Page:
organization will go in her place.

Resignation was Personal Choice, but...
- - - - - - - - - - - - - - - - - - - -

4. (C) When we received the news that Zuniga had decided to
leave her position within the Ministry of Government after
serving for almost three years, and making a name for herself
in the trafficking in persons field, we became concerned that
she had been forced to resign. In contrast to the spate of
dismissals of government officials--from both politically
appointed and civil service ranks--Zuniga maintains her
decision was voluntary. During a candid meeting we held with
her last week, she explained that for her own "sanity" she
had to leave the position because she was at a point where
she could no longer perform her job given the silence and
secrecy permeating the Ministry of Government under the
leadership of the Ortega government. Zuniga described a
dysfunctional and paralyzing working environment that left
people demoralized and made it "impossible" to coordinate
actions or make decisions at an internal level.

5. (C) Zuniga contends that under this administration, the
Ministers are not given any decisionmaking power, and are
mere "puppets," whose strings are pulled directly by
President Ortega or First Lady Rosario Murillo, the
administration's Director of Communications and Citizenry.
She explained that despite her repeated efforts to meet with
her supervisor, the Vice Minister of Government, she failed
and was virtually ostracized. Given these conditions, Zuniga
felt she had no other choice but to resign.

Departure Augurs Poorly for Government's Anti-TIP Plans
- - - - - - - - - - - - - - - - - - - - - - - - - - - -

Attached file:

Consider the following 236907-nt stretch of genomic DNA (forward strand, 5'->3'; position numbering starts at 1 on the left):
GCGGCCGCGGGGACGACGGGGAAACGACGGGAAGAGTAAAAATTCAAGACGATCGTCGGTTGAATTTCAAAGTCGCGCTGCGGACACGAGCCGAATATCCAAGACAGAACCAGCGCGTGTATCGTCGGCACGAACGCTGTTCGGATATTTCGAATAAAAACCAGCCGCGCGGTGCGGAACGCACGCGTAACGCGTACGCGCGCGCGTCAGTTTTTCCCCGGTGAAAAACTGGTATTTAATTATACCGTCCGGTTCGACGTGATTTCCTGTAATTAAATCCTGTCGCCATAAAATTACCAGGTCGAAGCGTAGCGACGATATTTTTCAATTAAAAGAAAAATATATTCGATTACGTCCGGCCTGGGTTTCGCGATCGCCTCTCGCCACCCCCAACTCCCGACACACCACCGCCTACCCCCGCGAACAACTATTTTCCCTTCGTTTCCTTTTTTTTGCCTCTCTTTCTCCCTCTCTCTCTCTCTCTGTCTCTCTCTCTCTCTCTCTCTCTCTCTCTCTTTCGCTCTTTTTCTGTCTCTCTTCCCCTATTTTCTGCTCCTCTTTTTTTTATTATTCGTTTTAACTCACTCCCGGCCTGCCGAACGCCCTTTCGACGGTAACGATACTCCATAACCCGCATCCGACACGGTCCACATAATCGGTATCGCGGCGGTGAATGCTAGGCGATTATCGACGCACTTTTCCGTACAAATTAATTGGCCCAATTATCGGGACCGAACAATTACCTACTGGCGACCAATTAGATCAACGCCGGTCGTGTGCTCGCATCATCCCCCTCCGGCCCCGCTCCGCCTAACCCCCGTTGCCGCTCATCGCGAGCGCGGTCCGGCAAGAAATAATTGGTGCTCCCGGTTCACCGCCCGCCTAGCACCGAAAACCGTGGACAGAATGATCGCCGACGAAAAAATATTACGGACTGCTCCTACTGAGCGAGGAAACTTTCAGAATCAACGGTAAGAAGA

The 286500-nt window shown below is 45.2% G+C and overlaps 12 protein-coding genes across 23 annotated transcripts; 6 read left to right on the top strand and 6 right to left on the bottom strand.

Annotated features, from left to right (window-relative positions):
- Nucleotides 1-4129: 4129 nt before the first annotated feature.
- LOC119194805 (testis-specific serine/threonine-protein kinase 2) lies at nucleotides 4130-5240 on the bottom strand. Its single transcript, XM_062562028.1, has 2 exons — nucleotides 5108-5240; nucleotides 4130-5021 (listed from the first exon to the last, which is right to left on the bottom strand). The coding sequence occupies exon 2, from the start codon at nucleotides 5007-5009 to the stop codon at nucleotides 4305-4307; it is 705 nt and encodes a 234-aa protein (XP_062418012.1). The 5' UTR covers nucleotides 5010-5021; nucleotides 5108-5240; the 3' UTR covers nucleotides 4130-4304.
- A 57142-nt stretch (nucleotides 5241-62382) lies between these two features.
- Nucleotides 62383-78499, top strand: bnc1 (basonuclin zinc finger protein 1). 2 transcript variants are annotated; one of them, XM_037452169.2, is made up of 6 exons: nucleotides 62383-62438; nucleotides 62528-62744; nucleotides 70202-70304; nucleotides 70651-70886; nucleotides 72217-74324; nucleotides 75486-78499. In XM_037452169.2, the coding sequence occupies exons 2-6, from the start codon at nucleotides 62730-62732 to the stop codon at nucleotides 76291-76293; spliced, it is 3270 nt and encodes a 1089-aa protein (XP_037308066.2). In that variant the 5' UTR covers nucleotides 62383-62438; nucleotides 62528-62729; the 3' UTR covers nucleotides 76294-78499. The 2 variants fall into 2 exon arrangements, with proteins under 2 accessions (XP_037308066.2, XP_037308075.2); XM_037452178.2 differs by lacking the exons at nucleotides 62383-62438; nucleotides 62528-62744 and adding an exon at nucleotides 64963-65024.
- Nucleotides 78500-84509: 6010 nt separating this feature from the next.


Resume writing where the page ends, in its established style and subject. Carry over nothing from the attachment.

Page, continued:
6. (C) Zuniga also harbors doubts about the Ortega
government's commitment and political will to continue to
address the issue of trafficking, asserting that it doesn't
much matter if someone at her level is committed, if the top
leadership level is not. Zuniga is also convinced that only
constant outside pressure from civil society and
organizations like the International Organization for
Migration (IOM) and Casa Alianza will keep the government
focused on combating trafficking in persons. She clarified,
however, that TIP is not the sole responsibility of the
Ministry of Government, but rather entails a broader
commitment from other government agencies. She suggested
that other government agencies had failed to shoulder their
share of responsibility.

7. (C) Zuniga explained that her experience is not unique,
confiding that colleagues in other agencies and ministries,
including Foreign Affairs, Family, and Immigration, were also
leaving of their own accord or being forced out, including
some Sandinistas. Echoing reports we have heard from other
disenchanted and sidelined officials, the Ortega-Murillo
cabal does not trust anyone who is not part of its inner
circle. For example, the director of information for
Immigration was fired, likely because the new administration
doubted his loyalty. She mentioned that the person who will
probably replace her on the Coalition comes with no prior TIP
experience.

Looking Ahead to NGOs
- - - - - - - - - - -

8. (C) On a more positive note, Zuniga looks forward to
continuing to work the issue outside the government sector,
possibly with the IOM. She and IOM National Director Raul
Rivas have been collaborating on a National Anti-TIP Action
Plan, which she believes is an effective project that could
produce tangible results and bring Nicaragua into full
compliance with international anti-trafficking standards.
She reiterated, however, that any action by the government
will depend on continued external and international pressure.

TRIVELLI